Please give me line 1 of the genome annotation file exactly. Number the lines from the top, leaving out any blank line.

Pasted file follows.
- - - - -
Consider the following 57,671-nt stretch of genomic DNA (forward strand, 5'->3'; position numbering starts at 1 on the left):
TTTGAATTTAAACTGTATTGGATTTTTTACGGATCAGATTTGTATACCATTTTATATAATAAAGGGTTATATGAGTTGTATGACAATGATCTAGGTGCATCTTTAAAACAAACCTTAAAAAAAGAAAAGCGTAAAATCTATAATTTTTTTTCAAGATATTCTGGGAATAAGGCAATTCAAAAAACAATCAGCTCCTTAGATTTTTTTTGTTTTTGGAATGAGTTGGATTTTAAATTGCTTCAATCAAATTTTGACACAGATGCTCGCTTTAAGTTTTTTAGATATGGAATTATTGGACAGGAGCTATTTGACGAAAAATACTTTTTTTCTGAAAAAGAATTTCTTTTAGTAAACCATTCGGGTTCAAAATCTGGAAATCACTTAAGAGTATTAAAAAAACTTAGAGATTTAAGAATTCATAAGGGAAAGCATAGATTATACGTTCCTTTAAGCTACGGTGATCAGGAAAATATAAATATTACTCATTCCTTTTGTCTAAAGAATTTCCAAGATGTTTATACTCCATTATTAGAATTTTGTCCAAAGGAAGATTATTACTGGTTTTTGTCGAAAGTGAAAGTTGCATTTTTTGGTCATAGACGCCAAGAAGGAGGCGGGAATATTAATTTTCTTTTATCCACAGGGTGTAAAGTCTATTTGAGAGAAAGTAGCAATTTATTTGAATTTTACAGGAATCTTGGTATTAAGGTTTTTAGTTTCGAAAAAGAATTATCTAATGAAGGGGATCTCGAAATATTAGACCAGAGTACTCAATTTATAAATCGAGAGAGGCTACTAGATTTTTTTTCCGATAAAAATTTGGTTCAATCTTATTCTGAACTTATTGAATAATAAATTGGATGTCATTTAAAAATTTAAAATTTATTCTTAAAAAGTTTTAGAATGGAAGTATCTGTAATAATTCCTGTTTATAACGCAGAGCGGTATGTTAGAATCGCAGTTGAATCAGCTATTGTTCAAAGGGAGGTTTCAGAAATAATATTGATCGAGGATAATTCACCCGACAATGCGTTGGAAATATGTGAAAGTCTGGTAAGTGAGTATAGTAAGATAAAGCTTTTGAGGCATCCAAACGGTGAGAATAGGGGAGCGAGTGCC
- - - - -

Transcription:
Consider the following 57,671-nt stretch of genomic DNA (forward strand, 5'->3'; position numbering starts at 1 on the left):